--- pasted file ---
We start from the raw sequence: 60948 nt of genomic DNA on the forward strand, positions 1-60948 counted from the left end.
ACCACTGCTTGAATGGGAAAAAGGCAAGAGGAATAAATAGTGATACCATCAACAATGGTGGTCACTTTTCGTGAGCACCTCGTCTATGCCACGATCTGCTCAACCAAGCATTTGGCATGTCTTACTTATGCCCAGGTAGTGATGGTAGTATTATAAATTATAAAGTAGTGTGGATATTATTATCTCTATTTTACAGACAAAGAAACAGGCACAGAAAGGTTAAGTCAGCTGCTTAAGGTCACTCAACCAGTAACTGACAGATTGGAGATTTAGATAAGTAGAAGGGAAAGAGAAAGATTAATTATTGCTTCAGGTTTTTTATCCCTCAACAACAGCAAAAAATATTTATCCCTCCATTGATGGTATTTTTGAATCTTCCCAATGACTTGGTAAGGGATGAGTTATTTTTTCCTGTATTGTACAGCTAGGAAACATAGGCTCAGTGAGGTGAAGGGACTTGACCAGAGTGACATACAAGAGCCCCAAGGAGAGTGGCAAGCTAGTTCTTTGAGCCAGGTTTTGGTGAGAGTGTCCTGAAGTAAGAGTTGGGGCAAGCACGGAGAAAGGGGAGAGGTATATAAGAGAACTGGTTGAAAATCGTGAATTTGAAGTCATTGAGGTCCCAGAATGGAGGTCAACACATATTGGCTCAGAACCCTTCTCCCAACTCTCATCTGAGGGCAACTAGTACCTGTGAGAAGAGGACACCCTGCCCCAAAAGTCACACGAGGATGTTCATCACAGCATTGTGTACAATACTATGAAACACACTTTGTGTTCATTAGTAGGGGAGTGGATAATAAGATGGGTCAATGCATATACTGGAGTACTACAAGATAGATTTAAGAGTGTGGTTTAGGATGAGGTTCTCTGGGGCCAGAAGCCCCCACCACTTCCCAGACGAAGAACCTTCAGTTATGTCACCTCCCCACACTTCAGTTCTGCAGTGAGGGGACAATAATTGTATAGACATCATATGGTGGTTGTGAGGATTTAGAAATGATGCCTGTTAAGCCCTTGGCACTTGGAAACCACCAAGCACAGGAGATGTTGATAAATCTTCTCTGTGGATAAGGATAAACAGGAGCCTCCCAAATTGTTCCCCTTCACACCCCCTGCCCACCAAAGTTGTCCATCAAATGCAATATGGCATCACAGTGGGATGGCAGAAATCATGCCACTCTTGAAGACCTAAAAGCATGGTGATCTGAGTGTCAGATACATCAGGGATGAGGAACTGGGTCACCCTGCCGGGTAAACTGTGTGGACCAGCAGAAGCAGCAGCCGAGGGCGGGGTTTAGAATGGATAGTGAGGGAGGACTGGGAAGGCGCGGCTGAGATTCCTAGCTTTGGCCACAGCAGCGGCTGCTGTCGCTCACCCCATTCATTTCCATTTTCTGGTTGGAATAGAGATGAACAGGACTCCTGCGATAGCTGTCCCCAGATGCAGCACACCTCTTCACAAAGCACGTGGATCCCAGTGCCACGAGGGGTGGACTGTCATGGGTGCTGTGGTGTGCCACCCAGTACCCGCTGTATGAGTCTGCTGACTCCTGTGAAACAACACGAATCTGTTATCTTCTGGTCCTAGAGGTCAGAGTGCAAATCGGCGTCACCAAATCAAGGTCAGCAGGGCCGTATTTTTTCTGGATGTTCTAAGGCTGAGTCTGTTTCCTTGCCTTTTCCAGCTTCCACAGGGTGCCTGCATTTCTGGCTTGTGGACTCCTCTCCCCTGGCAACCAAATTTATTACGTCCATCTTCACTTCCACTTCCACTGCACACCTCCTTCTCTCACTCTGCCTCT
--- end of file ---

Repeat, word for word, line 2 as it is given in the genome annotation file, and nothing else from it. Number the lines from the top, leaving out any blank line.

ACCACTGCTTGAATGGGAAAAAGGCAAGAGGAATAAATAGTGATACCATCAACAATGGTGGTCACTTTTCGTGAGCACCTCGTCTATGCCACGATCTGCTCAACCAAGCATTTGGCATGTCTTACTTATGCCCAGGTAGTGATGGTAGTATTATAAATTATAAAGTAGTGTGGATATTATTATCTCTATTTTACAGACAAAGAAACAGGCACAGAAAGGTTAAGTCAGCTGCTTAAGGTCACTCAACCAGTAACTGACAGATTGGAGATTTAGATAAGTAGAAGGGAAAGAGAAAGATTAATTATTGCTTCAGGTTTTTTATCCCTCAACAACAGCAAAAAATATTTATCCCTCCATTGATGGTATTTTTGAATCTTCCCAATGACTTGGTAAGGGATGAGTTATTTTTTCCTGTATTGTACAGCTAGGAAACATAGGCTCAGTGAGGTGAAGGGACTTGACCAGAGTGACATACAAGAGCCCCAAGGAGAGTGGCAAGCTAGTTCTTTGAGCCAGGTTTTGGTGAGAGTGTCCTGAAGTAAGAGTTGGGGCAAGCACGGAGAAAGGGGAGAGGTATATAAGAGAACTGGTTGAAAATCGTGAATTTGAAGTCATTGAGGTCCCAGAATGGAGGTCAACACATATTGGCTCAGAACCCTTCTCCCAACTCTCATCTGAGGGCAACTAGTACCTGTGAGAAGAGGACACCCTGCCCCAAAAGTCACACGAGGATGTTCATCACAGCATTGTGTACAATACTATGAAACACACTTTGTGTTCATTAGTAGGGGAGTGGATAATAAGATGGGTCAATGCATATACTGGAGTACTACAAGATAGATTTAAGAGTGTGGTTTAGGATGAGGTTCTCTGGGGCCAGAAGCCCCCACCACTTCCCAGACGAAGAACCTTCAGTTATGTCACCTCCCCACACTTCAGTTCTGCAGTGAGGGGACAATAATTGTATAGACATCATATGGTGGTTGTGAGGATTTAGAAATGATGCCTGTTAAGCCCTTGGCACTTGGAAACCACCAAGCACAGGAGATGTTGATAAATCTTCTCTGTGGATAAGGATAAACAGGAGCCTCCCAAATTGTTCCCCTTCACACCCCCTGCCCACCAAAGTTGTCCATCAAATGCAATATGGCATCACAGTGGGATGGCAGAAATCATGCCACTCTTGAAGACCTAAAAGCATGGTGATCTGAGTGTCAGATACATCAGGGATGAGGAACTGGGTCACCCTGCCGGGTAAACTGTGTGGACCAGCAGAAGCAGCAGCCGAGGGCGGGGTTTAGAATGGATAGTGAGGGAGGACTGGGAAGGCGCGGCTGAGATTCCTAGCTTTGGCCACAGCAGCGGCTGCTGTCGCTCACCCCATTCATTTCCATTTTCTGGTTGGAATAGAGATGAACAGGACTCCTGCGATAGCTGTCCCCAGATGCAGCACACCTCTTCACAAAGCACGTGGATCCCAGTGCCACGAGGGGTGGACTGTCATGGGTGCTGTGGTGTGCCACCCAGTACCCGCTGTATGAGTCTGCTGACTCCTGTGAAACAACACGAATCTGTTATCTTCTGGTCCTAGAGGTCAGAGTGCAAATCGGCGTCACCAAATCAAGGTCAGCAGGGCCGTATTTTTTCTGGATGTTCTAAGGCTGAGTCTGTTTCCTTGCCTTTTCCAGCTTCCACAGGGTGCCTGCATTTCTGGCTTGTGGACTCCTCTCCCCTGGCAACCAAATTTATTACGTCCATCTTCACTTCCACTTCCACTGCACACCTCCTTCTCTCACTCTGCCTCT